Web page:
document.calform.elements[1].value = 1900 + myDate.getYear( );
/* Of course, this statement should be:
document.calform.elements[1].value = myDate.getFullYear( ); */

Next, the name of the current month (Months[Month]) is loaded into the size="9" input in the second row; 0-3 space characters are prepended to the name by a PadSpaces( ) function in order to (approximately) horizontally center the name in the input - January and February and October and November and December are indented by a space, March and April and August are indented by two spaces, May and June and July get three spaces, September doesn't get any spaces at all.

function PadSpaces(TheString) { var Spaces = " "; // That's 13 spaces, folks. len = Math.round((9 - TheString.length) / 2); return Spaces.substring(0, len) + TheString; }

document.calform.elements[4].value = PadSpaces(Months[Month]);

The PadSpaces( ) function is today not necessary as modern browsers will apply a text-align:center; styling to an input value (with IE 4.5 and Communicator 4.61 on my computer, text-align:center; has no effect on the elements[4].value, i.e., the value is left-justified).

After that, a "Today: " string, the first three letters of Months[Month], a space, the myDate date number, a ", " string, and the current year are concatenated and the resulting string is written to the third input in the ninth row.

document.calform.elements[43].value = "Today: " + Months[Month].substring(0, 3) + " " + myDate.getDate( ) + ", " + (1900 + myDate.getYear( ));

Our next task is to load date numbers into the remaining inputs via the script's FillCalendar( ) function, which we'll take on in the following entry.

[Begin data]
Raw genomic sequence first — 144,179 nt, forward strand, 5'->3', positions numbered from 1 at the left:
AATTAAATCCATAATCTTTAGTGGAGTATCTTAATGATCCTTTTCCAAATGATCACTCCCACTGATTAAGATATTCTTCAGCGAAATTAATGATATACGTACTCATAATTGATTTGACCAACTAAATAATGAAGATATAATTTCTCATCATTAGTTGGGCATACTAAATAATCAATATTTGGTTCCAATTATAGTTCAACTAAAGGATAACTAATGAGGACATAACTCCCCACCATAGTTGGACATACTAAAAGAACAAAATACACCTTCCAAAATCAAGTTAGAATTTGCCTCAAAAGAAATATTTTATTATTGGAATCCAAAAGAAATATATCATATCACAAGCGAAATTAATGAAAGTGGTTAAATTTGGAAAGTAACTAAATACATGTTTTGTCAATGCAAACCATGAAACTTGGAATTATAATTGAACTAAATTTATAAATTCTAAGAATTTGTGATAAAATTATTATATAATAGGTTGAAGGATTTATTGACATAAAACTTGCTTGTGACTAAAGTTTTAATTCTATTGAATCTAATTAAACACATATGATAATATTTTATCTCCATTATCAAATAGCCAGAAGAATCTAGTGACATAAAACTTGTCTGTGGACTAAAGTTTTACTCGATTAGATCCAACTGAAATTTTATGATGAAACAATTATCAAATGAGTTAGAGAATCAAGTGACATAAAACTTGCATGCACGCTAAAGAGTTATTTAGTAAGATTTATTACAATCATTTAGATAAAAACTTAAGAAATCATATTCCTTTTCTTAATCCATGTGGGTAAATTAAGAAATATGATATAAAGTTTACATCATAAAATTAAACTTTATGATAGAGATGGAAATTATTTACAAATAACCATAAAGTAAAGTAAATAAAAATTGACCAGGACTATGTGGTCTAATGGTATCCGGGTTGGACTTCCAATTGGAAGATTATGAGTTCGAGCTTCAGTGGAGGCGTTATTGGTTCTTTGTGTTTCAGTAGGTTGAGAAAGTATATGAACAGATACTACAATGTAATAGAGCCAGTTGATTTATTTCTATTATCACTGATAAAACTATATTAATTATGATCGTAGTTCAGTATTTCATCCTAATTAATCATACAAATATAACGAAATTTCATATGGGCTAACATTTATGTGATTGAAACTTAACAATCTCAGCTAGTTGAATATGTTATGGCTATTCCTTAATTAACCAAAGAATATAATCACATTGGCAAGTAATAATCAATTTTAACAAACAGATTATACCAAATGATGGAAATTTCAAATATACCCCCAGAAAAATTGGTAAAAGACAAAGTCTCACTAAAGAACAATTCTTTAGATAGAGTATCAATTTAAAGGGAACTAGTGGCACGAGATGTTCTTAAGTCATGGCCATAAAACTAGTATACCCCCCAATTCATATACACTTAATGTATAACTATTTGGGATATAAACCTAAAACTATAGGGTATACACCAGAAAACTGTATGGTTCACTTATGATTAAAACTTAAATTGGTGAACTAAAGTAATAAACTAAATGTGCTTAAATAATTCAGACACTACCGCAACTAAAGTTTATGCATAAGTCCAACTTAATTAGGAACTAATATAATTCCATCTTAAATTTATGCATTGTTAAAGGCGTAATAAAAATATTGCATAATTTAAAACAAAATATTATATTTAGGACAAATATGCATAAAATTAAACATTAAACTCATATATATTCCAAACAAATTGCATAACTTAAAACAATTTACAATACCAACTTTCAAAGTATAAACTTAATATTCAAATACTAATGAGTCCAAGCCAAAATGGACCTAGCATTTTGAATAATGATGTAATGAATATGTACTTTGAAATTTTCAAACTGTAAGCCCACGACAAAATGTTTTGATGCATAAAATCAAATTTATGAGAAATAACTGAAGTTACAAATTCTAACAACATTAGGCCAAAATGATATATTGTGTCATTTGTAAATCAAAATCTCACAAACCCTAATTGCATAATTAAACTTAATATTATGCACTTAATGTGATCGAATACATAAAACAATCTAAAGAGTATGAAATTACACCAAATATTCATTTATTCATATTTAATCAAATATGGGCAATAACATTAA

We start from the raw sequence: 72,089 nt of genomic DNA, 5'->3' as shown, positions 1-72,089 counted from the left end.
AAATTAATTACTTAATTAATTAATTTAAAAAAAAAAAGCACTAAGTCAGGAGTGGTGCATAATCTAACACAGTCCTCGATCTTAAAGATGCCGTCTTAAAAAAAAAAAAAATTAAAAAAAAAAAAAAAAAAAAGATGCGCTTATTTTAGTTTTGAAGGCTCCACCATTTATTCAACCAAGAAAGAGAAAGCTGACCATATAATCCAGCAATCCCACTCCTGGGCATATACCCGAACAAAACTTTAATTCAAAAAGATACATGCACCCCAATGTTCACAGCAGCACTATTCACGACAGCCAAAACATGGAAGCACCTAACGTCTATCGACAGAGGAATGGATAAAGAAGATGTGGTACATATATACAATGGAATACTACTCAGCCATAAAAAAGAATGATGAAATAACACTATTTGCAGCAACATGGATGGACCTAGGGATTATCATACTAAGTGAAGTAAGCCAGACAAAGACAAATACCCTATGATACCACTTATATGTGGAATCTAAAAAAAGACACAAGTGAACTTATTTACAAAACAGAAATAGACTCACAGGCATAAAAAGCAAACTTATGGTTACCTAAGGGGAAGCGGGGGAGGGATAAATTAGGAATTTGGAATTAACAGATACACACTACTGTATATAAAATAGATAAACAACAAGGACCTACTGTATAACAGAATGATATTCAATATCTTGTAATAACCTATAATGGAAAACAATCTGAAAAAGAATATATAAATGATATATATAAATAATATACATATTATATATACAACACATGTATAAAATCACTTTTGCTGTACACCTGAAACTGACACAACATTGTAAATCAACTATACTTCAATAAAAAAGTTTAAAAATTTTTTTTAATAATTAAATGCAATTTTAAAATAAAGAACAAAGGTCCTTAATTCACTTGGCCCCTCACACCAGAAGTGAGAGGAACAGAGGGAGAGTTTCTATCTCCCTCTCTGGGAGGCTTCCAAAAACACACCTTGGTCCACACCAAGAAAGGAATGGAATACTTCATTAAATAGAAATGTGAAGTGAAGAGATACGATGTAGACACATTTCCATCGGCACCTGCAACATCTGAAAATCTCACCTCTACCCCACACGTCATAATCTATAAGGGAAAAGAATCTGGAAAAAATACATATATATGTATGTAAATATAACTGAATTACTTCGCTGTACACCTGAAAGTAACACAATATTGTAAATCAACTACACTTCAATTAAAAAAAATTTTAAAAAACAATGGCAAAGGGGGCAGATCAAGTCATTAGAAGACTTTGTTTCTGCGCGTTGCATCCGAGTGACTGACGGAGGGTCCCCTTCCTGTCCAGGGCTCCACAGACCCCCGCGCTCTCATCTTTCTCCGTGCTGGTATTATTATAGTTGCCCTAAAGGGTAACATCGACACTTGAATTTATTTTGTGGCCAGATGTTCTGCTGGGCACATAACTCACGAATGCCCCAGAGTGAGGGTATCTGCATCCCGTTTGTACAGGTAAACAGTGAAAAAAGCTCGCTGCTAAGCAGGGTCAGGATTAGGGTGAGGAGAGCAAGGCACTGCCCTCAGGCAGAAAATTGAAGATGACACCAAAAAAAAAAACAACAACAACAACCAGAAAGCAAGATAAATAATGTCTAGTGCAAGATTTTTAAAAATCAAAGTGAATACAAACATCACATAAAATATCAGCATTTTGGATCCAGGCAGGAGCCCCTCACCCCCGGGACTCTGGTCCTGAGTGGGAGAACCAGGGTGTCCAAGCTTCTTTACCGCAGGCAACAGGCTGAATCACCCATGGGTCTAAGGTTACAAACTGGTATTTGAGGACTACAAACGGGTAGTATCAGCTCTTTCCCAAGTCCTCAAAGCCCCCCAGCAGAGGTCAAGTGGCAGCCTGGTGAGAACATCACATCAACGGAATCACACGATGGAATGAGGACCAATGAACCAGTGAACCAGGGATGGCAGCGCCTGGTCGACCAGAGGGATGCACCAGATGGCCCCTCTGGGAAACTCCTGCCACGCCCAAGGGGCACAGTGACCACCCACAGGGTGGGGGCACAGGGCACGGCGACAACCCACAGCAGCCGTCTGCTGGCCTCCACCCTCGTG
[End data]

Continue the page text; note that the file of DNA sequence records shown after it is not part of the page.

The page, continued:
Tuesday, April 07, 2015
Calendar and Datebook 2.0
Blog Entry #348

We are at present working through the if...else if...else construct that fills in the date cells of the display month for the calendar coded by the Java Goodies Calendar and Datebook script. We discussed the construct's if clause in the Leading up to today section of the previous post; here's the calendar we would have so far if today were 11 April 2015:

April 2015
Dentist Appointment
Take puppies to the vet
Blah blah blah
Blah blah blah
Blah blah blah

Now, and look into the future

The construct's else if clause

else if (this.m_myDate.getDate( ) == this.m_now.getDate( ) && this.m_myDate.getMonth( ) == this.m_now.getMonth( )) document.writeln("<td valign=\"top\" width=\"14%\" bgcolor=\"#" + this.m_strNow + "\"><b>" + "<font face=\"" + this.font + "\" size=\"" + this.fontSize + "\">" + this.m_myDate.getDate( ) + "</b><br>" + this.getText(this.m_myDate.getDate( )) + "</font></td>");

handles the cell for the this.m_now date of the this.m_now month regardless of year; if today were 11 April 2015, it would apply to 11 April in 2014 or 2015 or 2016 or any other year. The else if cell is given a this.m_strNow (lightcoral) background color but is otherwise processed à la the this.m_strPast cells.

The construct's else clause

else document.writeln("<td valign=\"top\" width=\"14%\" bgcolor=\"#" + this.m_strFutr + "\"><b>" + "<font face=\"" + this.font + "\" size=\"" + this.fontSize + "\">" + this.m_myDate.getDate( ) + "</b><br>" + this.getText(this.m_myDate.getDate( )) + "</font></td>");

covers all other date cell possibilities, more specifically, it is operative for
(a) the this.m_now date and dates that follow the this.m_now date for months prior to the this.m_now month and
(b) dates that follow the this.m_now date for the this.m_now month and
(c) all dates for months that follow the this.m_now month
regardless of year; for example, it would apply to 11 March through 31 March, 12 April through 30 April, and 1 May through 31 May if today were 11 April. The else cells are given a this.m_strFutr (wheat) background color but are otherwise processed à la the this.m_strPast and this.m_strNow cells.

Curtain call

When the for (j = 0; j < 5; j++) { ... } loop has run its course and the calTable table is complete, the ampCalendar_Display( ) function writes out a closing credit: